Readers of this blog, those who follow me on Facebook, and those who participate on fora with me will know that I seldom rant, but I think I'm going to let go here!
I began my post, Reasons I reject the 'Jacobite Claim' to the British Throne, with these words,
Whilst I believe them to be wrong, I do not believe Jacobites are silly or traitorous to the Crown. I was once a Jacobite myself.I then went on to lay out what I consider to be six reasons that the so-called 'Jacobite claim' is specious, three substantive and three essentially emotional reasons. I do not expect everyone to agree with me, but I do expect them to engage my arguments with reason and not ad hominem, emotional attacks.
I seem to fight this argument with Traditional Catholics on a recurring basis. Just recently I had it on a Facebook group for Catholic Monarchists, in which I was accused of 'cognitive dissonance' for my refusal to ignore the weight of evidence, legal and canonical, against the so-called 'Jacobite Claims'.
Here are a few posts from a debate I was in, back in 2011, on FishEaters Forum (link in the sidebar) and this is not the only such debate I've had there. However, this one was a bit different in that my attacker was not a Jacobite, but seemed to claim that no successor of Henry VIII could be the legitimate monarch and that the 'true' line lay with the descendants of Mary, Queen of Scots. This point is actually quite amusing for a reason I emphasise in the exchange.
Quote from: BMinor mass (my interlocutor or attacker), with all grammatical, typographical, and spelling errors left intact.
And here was my answer:
if you swear an oath you swear it to God. if you are a catholic you cannot swear an oath to uphold the ( current ) British monarchy because you will automatically perjure yourself and commit a grave sin. You swear to uphold her rights as queen and her successors. in catholic canon law she has no such rights. She is a protestant queen, she is a successor ( and in fact only a faint Hanoverian successor but non the less a successor ) to a declared heretic, murderer and adulterer, Henry VIII.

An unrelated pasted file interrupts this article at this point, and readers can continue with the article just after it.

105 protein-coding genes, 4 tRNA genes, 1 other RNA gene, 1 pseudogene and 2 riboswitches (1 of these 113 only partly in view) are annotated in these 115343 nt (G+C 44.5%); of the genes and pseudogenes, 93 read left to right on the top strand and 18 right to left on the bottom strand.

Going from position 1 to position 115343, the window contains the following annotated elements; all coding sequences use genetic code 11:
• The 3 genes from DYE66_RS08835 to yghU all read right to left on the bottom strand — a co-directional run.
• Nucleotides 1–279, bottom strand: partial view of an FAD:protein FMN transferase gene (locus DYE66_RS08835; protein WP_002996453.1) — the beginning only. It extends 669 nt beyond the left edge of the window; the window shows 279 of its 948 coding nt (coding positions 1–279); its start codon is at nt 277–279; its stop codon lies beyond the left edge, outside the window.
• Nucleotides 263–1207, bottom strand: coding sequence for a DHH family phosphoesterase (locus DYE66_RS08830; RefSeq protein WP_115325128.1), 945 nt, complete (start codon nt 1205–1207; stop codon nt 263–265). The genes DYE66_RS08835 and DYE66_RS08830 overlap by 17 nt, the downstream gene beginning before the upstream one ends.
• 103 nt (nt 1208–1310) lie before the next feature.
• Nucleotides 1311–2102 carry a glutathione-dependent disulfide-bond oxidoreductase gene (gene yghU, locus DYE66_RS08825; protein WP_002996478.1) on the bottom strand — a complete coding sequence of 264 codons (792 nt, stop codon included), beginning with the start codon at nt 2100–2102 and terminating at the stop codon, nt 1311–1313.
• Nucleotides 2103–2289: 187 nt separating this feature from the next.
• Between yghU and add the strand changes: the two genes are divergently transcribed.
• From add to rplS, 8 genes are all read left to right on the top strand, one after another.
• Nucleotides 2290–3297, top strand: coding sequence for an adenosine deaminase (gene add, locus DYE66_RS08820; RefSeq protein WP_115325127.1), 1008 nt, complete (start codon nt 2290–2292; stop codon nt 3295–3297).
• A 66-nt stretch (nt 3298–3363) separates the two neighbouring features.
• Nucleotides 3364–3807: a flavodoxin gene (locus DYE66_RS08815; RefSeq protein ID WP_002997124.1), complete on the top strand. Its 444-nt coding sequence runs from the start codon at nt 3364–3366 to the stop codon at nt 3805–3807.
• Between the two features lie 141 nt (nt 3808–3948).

the true succession runs to the heirs of Mary Queen of Scots ( who are by the way still in existence ) whom Elizabeth murdered - and NOT james her son who became a protestant so he could inherit the crown. Mary had a stronger claim to the throne than Elizabeth who usurped her. Mary is a red martyr for the faith.
i am sorry if you have only just become aware of this.
i have nothing personally against queen elizabeth II - i amsure she has many sterling qualities but dont forget who we are - thats what its all about - our identity which they want to steal like they steal everything else off us.
James was deposed william re legitimized - his reign is a legal interregnum.
OK, here goes. You are correct that Mary Queen of Scots had heirs who still exist. However, your problem is that they are descended from that very 'james her son who became a protestant so he could inherit the crown', since he was her only child. The line is represented today by Franz, Duke of Bavaria, who has absolutely no interest in the British Throne. Indeed, many years ago I wrote to his father Albrecht, Duke of Bavaria asking his position on the question. He replied that he had 'no desire to disturb his cousin, Elizabeth, in the lawful possession of her Throne.
The fact is that absolutely none of the heirs of HRH Henrietta, the daughter of HM Charles I have ever made a claim on the British Throne, for reasons I will point out in a moment. And I'm not at all sure what you mean by, 'James was deposed william re legitimized - his reign is a legal interregnum.' I've never heard such a claim, even from the most rabid 'Jacobite'.
Also, you seem to be basing your argument on the false assumption that succession to the Throne in Britain is governed by absolute laws of descent as it is in France. This is not true. In fact, the old Saxon Kings were 'elected' by the Witangemote. It is true that the Throne usually went to a son of the King (if there was one) but in such cases as St Edward the Confessor, who died childless as the result of a Josephite marriage, the Witangemote elected Harold Godwinson, the King's brother-in-law who had no English Royal blood at all. Later, well after the Conquest, The first English king to explicitly use parliament to confirm his succession was Henry IV, who described himself on at least one occasion as an elected king. His reign began in 1399, so this well predated the 1689 Bill of Rights (a model for the better-known US one, as is seldom acknowledged). Before him Richard II in several addresses to parliament indicated his ever-shifting ideas for the succession, but did not actually enact any law.